As the winter holidays approach, with their cold weather and abundant food temptations, Minnesota-based UnitedHealth Group is offering 10 simple tips people with diabetes and prediabetes should follow to help stay healthy.
The tips were developed by the Diabetes Prevention and Control Alliance, a partnership between UnitedHealth Group, YMCA of the USA, and select retail pharmacies. Alliance programs are based on research funded by the Centers for Disease Control and Prevention and the National Institutes of Health.
“The holiday season is a special time of year for many families, but it also presents its own set of challenges and temptations for people living with diabetes or prediabetes,” says Deneen Vojta, M.D., senior vice president of Business Initiatives and Clinical Affairs at UnitedHealth Group and chief clinical officer of the Diabetes Prevention and Control Alliance. “Fortunately, there are steps people can take to avoid overindulging, lack of physical activity, and sugar levels ‘running a bit high’ during the festive season.”
Dr. Vojta advises people living with diabetes or prediabetes to talk to their doctors to find out if these suggestions and information are right for them.
1. Keep Yourself and Your Gear Warm: Dress appropriately for the cold weather, which means wearing layers and keeping your head and extremities covered. Also, be sure to keep your blood glucose meter, medications, and other diabetes supplies insulated and well-protected.
2. Avoid Winter Weight Gain: Many tempting, traditional holiday foods are loaded with carbohydrates, which can cause blood sugar levels to spike. The cold also can discourage people from exercising or participating in outdoor sports, all of which can contribute to significant weight gain. Watch your caloric intake, look for holiday treats that are lighter in sugar and carbohydrates, and make sure to keep exercising during the winter months (even if that means doing seated stretching exercises at your desk, taking the stairs instead of the elevator, making regular laps around the office, school or mall, etc.)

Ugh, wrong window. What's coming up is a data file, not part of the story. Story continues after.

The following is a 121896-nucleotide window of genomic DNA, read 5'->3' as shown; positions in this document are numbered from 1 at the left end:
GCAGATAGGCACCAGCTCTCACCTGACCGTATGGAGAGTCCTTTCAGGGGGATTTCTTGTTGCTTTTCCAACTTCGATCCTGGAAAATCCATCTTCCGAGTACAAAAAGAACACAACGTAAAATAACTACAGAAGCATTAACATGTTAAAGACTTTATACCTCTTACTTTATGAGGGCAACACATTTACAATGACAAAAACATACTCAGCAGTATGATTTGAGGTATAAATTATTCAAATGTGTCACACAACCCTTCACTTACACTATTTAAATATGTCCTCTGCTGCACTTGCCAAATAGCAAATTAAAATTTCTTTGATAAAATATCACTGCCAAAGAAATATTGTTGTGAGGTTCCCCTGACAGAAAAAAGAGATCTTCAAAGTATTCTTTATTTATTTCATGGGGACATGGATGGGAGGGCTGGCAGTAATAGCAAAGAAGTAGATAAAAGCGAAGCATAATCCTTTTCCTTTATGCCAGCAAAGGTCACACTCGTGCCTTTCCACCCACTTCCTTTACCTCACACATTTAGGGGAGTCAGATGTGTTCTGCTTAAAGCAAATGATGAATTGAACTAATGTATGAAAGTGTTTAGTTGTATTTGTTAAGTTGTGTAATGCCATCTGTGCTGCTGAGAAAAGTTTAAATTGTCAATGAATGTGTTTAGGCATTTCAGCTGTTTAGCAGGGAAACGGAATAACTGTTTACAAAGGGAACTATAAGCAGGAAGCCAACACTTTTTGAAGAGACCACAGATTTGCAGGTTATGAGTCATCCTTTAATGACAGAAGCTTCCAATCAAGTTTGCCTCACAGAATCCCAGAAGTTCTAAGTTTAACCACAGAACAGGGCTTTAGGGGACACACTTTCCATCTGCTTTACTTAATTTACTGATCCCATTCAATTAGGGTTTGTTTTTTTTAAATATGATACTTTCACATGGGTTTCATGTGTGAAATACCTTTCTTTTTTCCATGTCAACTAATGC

3. Don’t Get Cold Feet: It is important for people with diabetes – and especially people with neuropathy – to keep their toes covered and warm in the cold weather. Avoid hot water bottles or electric blankets, and wear several pairs of loose-fitting socks and slippers instead.
4. Get Vaccinated: Studies have shown that people with diabetes are three times more likely to die from influenza or pneumonia, and five times more likely to be hospitalized due to flu complications. So be sure to get vaccinated at the very start of the cold and flu season.
5. Wash Your Hands: Another good way to avoid getting colds or respiratory viruses over the holidays is to wash your hands regularly with hot water and soap and/or an antibacterial product.
6. Eat Thoughtfully and Be Merry, but Watch the Alcohol: Alcoholic beverages dilate blood vessels and accelerate the loss of body heat. Alcohol can also mask the signs of low blood sugar, which can be dangerous for people with diabetes. So be mindful of alcohol intake, especially at office holiday parties and family gatherings.
7. Seek Counseling If You’re Feeling Blue: Several studies suggest a correlation between diabetes and depression, with rates of depression increasing as diabetes complications worsen. Depression also is known to spike each year around holiday time. If you’re feeling low, sluggish, devoid of energy, or sad, do not be afraid to reach out for help.
8. Check In on the Elderly: Seniors are even more susceptible to the effects of the cold due to a reduced ability to control body temperature and a decrease of subcutaneous fat. If you know an elderly person who lives alone and suffers from diabetes and/or other chronic illnesses, give that person the best seasonal gift of all – check in on him or her regularly during the holidays.
9. Stay Hydrated: Alternating exposure to outdoor cold weather with indoor heating systems is a recipe for dehydration, which can raise blood glucose levels and cause dry skin and eyes. Drink lots of water and liberally apply alcohol-free moisturizing lotion throughout the winter months.
10. Strive for a Stress-Free Season: Stress has been shown to affect blood sugar levels, so try to make your holiday season a little less hectic. That can mean making sure you’re not overextending yourself and keeping your social schedule and shopping lists manageable.